If you would like to find out more about JSTOR’s other collections, and how to get the best out of this resource, please see our blog post.
We’ve subscribed to OUP Law Trove for a little while now. What is it? This Oxford University Press e-resource contains most of the essential, recommended and background reading titles you would normally find listed in your Newcastle Law School module handbooks and on the Law Library shelves.
If you’re asking if you need to buy your course texts for 2021/22 then we can’t answer that question for you, as the answer depends on you. Ask yourself: can you work with e-books? Do you prefer to have your own copy of a book so you can fold pages, write notes in the margins or use a highlighter to annotate the text (*librarians across the world gasp in horror!*). Can the University Library provide a copy of the book you need to use? (We’ll answer that for you! It’s certainly possible but we certainly can’t provide a copy of every single book to every single student even if we wanted to.) We do advise you to try OUP Law Trove to see how easy it is to access, and how versatile it can be (including annotating the text!). It may just save you spending money on books where you don’t need to.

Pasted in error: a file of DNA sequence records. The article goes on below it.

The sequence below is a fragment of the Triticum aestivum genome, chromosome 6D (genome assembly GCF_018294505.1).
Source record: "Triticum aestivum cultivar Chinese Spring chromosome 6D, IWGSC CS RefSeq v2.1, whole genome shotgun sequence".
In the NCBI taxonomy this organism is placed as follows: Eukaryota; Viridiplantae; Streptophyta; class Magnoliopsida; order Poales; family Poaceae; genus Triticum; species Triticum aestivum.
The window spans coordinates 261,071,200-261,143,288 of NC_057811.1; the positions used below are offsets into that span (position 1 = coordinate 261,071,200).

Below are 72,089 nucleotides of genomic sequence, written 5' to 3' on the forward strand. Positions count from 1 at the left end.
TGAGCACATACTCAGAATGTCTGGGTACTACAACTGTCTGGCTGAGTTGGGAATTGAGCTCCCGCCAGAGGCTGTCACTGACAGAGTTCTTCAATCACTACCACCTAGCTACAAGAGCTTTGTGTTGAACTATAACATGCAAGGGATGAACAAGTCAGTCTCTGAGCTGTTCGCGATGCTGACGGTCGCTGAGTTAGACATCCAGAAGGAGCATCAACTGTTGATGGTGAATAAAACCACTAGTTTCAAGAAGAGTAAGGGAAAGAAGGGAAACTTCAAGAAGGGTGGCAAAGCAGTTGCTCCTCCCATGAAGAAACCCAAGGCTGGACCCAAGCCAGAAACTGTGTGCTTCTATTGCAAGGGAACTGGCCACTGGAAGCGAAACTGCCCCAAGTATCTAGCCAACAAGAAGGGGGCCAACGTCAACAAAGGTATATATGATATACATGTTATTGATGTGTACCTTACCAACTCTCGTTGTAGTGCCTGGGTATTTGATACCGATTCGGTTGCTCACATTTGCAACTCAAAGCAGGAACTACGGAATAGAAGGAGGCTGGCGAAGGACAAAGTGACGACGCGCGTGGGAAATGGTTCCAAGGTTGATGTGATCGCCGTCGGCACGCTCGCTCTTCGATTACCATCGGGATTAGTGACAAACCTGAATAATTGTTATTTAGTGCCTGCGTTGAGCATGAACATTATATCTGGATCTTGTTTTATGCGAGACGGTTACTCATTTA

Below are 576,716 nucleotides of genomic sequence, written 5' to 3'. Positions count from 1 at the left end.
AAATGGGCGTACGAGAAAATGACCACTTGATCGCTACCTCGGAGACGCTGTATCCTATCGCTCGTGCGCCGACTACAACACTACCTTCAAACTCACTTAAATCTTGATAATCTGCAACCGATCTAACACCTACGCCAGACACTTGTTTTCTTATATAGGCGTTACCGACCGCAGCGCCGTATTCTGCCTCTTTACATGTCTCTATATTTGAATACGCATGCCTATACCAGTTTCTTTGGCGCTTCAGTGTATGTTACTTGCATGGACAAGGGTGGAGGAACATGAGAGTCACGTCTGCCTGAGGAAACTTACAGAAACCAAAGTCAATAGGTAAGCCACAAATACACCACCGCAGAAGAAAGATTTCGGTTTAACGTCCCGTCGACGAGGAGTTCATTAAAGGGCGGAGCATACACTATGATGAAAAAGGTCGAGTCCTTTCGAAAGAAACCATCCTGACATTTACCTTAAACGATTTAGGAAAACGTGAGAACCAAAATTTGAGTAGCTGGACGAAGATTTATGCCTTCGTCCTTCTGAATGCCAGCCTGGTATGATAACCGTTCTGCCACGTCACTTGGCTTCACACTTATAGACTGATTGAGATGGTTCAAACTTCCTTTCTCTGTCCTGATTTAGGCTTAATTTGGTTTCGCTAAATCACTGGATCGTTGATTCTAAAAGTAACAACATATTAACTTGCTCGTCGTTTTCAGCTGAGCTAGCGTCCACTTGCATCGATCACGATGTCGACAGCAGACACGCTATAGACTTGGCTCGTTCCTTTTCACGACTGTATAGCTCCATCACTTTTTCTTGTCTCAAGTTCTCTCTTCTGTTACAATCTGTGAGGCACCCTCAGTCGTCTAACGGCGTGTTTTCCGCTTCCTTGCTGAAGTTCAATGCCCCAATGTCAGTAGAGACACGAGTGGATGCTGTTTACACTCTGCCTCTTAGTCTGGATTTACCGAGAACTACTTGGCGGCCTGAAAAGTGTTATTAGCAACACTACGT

For those students with mobile devices, the OUP Law Trove website has been revised for the new academic year and is now mobile responsive. The updated design offers improved accessibility features and a better experience on phones, small screens and tablets.
Logging in You can access OUP Law Trove directly via Library Search (log in with your Campus ID & password), via your Reading Lists in your Canvas modules, and directly too. You can also go to OUP Law Trove and use the ‘Sign in via your Institution’ option in the left-hand login box on the homepage, and search for Newcastle University.
Further guidance on logging in is provided by OUP in this video (1:05 mins):
Searching From the OUP Law Trove home page you can immediately select to view those titles included in our subscription.
You can search OUP Law Trove by subject by using the browse option from the home page, or search by term for any author, title or keyword.
NB The results retrieved from either search will include all chapters and books related to your subject or search term, in alphabetical order.
Using the options in the left hand menu, you can narrow your choices by searching for a term within your results, by selecting the format of the results you want to see, or the availability (it makes sense to select those that are unlocked or free if you have not selected to view those titles included in our subscription) and updating your search.
Further guidance on accessing and navigating books within Law Trove is provided by OUP in these video (2:28 mins and 2:41 mins):
Personalisation You can create a Personal Profile to experience the full functionality of OUP Law Trove, including bookmarking and annotating (without writing on your books!). Click the ‘Sign In or Create’ button on the top menu bar and follow the instructions to set up your profile.